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The Skills of Summer

Jumping rope

If you have fond memories of the rhymes you repeated while jumping rope as a kid, teach them to your child as early as you like. Just don't expect her to jump rope while she sings them until she's in grade school.


Focus on the joy of jumping. Summer days spent jumping in place, jumping to music, jumping from one place to another, are the best preparation for finally adding a rope to the mix.

You can play jumping games  -- jump over cracks in the sidewalk, or into a puddle, and while swinging scarves in your arms (mimicking the jump-rope motion).

As kids get older, you can put the rope on the ground and have them jump over it. You can then raise it a very small amount if they're really good jumpers, but you don't want to trip them.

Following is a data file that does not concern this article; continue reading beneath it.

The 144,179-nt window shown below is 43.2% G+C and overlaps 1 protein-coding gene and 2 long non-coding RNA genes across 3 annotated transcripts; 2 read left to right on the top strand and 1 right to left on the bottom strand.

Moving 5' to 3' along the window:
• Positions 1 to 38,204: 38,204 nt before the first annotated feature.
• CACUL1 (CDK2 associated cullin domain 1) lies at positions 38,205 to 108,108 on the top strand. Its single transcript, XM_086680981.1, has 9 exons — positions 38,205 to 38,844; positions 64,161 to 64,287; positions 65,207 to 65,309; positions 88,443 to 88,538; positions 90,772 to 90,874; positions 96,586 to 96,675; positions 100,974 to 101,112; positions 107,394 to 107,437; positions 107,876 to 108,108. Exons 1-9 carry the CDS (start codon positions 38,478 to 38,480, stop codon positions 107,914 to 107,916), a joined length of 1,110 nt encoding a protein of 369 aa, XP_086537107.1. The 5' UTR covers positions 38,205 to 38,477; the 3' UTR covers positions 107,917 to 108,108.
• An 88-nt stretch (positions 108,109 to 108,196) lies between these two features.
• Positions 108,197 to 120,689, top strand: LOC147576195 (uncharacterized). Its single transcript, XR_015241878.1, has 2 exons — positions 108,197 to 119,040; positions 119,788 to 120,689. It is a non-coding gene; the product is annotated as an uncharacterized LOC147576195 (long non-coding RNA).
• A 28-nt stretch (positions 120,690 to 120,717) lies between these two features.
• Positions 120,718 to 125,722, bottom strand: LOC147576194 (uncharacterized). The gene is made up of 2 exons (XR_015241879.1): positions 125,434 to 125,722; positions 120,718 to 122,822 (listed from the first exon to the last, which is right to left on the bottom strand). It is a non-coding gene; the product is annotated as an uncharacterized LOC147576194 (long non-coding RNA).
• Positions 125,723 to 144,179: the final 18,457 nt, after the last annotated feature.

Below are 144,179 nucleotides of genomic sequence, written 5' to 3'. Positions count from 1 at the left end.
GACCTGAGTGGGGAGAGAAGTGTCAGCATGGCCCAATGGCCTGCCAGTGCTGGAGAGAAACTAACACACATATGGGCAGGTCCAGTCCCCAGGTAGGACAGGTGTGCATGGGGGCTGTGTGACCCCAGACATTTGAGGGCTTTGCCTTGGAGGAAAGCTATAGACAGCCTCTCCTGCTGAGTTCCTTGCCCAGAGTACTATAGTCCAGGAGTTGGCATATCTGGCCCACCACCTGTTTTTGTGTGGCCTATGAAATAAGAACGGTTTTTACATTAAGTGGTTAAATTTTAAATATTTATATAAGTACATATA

Age you can expect her to...

• Jump up and down with two feet: 2 1/2

• Jump from one place to another: 3

• Jump rope: 5 or 6

Blowing soap bubbles

It's hard to believe, but forcing air out of your mouth and through a soap-film-filled ring is quite complex. Even when your child figures out the pursed lips and gentle airflow required, the simple act of aiming a puff of air is likely to elude him for some time. Most kids aren't able to do it until at least age 3.


Don't just put dish soap in water. Most store-bought bubble liquid is reasonably good, or go ahead and make your own (you can find a great recipe, and tips, at

Try alternative wands. Those tiny little wands that come with bubble liquid get slippery, fall into the jar, and are hard for little hands to handle. An empty plastic strawberry or cherry-tomato basket is a great bubble maker for little kids  -- they can dip it in a bowl of bubble solution and wave it through the air.

Age you can expect him to...

• Make bubbles by waving a wand: 1 and up

• Blow bubbles with a wand: 3 and up